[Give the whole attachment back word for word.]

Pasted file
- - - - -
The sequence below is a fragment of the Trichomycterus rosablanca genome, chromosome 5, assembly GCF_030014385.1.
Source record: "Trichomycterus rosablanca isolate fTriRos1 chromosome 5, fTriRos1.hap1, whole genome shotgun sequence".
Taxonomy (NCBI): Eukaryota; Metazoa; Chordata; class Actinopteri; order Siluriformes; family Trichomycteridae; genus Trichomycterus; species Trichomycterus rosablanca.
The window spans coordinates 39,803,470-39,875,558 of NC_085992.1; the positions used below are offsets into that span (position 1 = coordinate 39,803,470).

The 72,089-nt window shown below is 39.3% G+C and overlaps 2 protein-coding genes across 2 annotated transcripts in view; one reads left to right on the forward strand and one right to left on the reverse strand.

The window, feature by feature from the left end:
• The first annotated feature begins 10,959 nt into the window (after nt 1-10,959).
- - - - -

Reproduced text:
The sequence below is a fragment of the Trichomycterus rosablanca genome, chromosome 5, assembly GCF_030014385.1.
Source record: "Trichomycterus rosablanca isolate fTriRos1 chromosome 5, fTriRos1.hap1, whole genome shotgun sequence".
Taxonomy (NCBI): Eukaryota; Metazoa; Chordata; class Actinopteri; order Siluriformes; family Trichomycteridae; genus Trichomycterus; species Trichomycterus rosablanca.
The window spans coordinates 39,803,470-39,875,558 of NC_085992.1; the positions used below are offsets into that span (position 1 = coordinate 39,803,470).

The 72,089-nt window shown below is 39.3% G+C and overlaps 2 protein-coding genes across 2 annotated transcripts in view; one reads left to right on the forward strand and one right to left on the reverse strand.

The window, feature by feature from the left end:
• The first annotated feature begins 10,959 nt into the window (after nt 1-10,959).